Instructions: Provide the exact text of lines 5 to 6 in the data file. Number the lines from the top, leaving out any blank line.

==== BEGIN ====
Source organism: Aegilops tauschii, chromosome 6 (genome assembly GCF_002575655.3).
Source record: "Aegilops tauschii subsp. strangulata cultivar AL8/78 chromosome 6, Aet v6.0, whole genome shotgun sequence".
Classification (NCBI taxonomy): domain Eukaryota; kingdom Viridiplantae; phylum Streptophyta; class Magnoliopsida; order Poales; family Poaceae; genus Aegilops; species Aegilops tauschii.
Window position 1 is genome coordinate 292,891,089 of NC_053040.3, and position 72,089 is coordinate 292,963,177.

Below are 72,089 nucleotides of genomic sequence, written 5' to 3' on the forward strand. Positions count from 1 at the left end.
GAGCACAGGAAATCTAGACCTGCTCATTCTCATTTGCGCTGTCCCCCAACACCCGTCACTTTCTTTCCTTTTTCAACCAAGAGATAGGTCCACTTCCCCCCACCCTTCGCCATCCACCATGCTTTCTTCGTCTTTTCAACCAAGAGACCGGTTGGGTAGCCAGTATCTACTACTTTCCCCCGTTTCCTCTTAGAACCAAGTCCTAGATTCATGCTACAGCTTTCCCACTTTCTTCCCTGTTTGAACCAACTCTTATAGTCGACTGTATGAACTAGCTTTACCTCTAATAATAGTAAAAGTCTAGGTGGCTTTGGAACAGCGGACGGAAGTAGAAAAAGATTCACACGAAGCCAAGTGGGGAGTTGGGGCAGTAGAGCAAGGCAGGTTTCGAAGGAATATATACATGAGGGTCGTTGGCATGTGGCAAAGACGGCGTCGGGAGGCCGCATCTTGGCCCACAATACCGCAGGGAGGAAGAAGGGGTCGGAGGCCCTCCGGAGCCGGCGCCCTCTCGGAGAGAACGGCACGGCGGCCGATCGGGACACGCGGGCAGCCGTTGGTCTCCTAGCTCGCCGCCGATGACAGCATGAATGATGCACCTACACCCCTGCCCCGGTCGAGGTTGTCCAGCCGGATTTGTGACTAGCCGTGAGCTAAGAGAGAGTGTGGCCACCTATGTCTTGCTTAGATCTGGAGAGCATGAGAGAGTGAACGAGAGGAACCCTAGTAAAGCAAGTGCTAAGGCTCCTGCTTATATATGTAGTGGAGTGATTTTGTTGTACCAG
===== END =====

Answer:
Below are 72,089 nucleotides of genomic sequence, written 5' to 3' on the forward strand. Positions count from 1 at the left end.
GAGCACAGGAAATCTAGACCTGCTCATTCTCATTTGCGCTGTCCCCCAACACCCGTCACTTTCTTTCCTTTTTCAACCAAGAGATAGGTCCACTTCCCCCCACCCTTCGCCATCCACCATGCTTTCTTCGTCTTTTCAACCAAGAGACCGGTTGGGTAGCCAGTATCTACTACTTTCCCCCGTTTCCTCTTAGAACCAAGTCCTAGATTCATGCTACAGCTTTCCCACTTTCTTCCCTGTTTGAACCAACTCTTATAGTCGACTGTATGAACTAGCTTTACCTCTAATAATAGTAAAAGTCTAGGTGGCTTTGGAACAGCGGACGGAAGTAGAAAAAGATTCACACGAAGCCAAGTGGGGAGTTGGGGCAGTAGAGCAAGGCAGGTTTCGAAGGAATATATACATGAGGGTCGTTGGCATGTGGCAAAGACGGCGTCGGGAGGCCGCATCTTGGCCCACAATACCGCAGGGAGGAAGAAGGGGTCGGAGGCCCTCCGGAGCCGGCGCCCTCTCGGAGAGAACGGCACGGCGGCCGATCGGGACACGCGGGCAGCCGTTGGTCTCCTAGCTCGCCGCCGATGACAGCATGAATGATGCACCTACACCCCTGCCCCGGTCGAGGTTGTCCAGCCGGATTTGTGACTAGCCGTGAGCTAAGAGAGAGTGTGGCCACCTATGTCTTGCTTAGATCTGGAGAGCATGAGAGAGTGAACGAGAGGAACCCTAGTAAAGCAAGTGCTAAGGCTCCTGCTTATATATGTAGTGGAGTGATTTTGTTGTACCAG